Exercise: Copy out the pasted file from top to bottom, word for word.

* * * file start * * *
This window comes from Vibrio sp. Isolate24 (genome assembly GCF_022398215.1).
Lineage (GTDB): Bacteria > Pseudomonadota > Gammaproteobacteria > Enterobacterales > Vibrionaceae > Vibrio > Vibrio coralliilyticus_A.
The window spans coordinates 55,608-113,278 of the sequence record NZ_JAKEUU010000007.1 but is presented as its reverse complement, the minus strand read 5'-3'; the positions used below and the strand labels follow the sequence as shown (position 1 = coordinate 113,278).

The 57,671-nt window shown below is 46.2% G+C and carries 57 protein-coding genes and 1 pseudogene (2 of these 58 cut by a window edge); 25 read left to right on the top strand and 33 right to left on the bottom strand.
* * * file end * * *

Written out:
This window comes from Vibrio sp. Isolate24 (genome assembly GCF_022398215.1).
Lineage (GTDB): Bacteria > Pseudomonadota > Gammaproteobacteria > Enterobacterales > Vibrionaceae > Vibrio > Vibrio coralliilyticus_A.
The window spans coordinates 55,608-113,278 of the sequence record NZ_JAKEUU010000007.1 but is presented as its reverse complement, the minus strand read 5'-3'; the positions used below and the strand labels follow the sequence as shown (position 1 = coordinate 113,278).

The 57,671-nt window shown below is 46.2% G+C and carries 57 protein-coding genes and 1 pseudogene (2 of these 58 cut by a window edge); 25 read left to right on the top strand and 33 right to left on the bottom strand.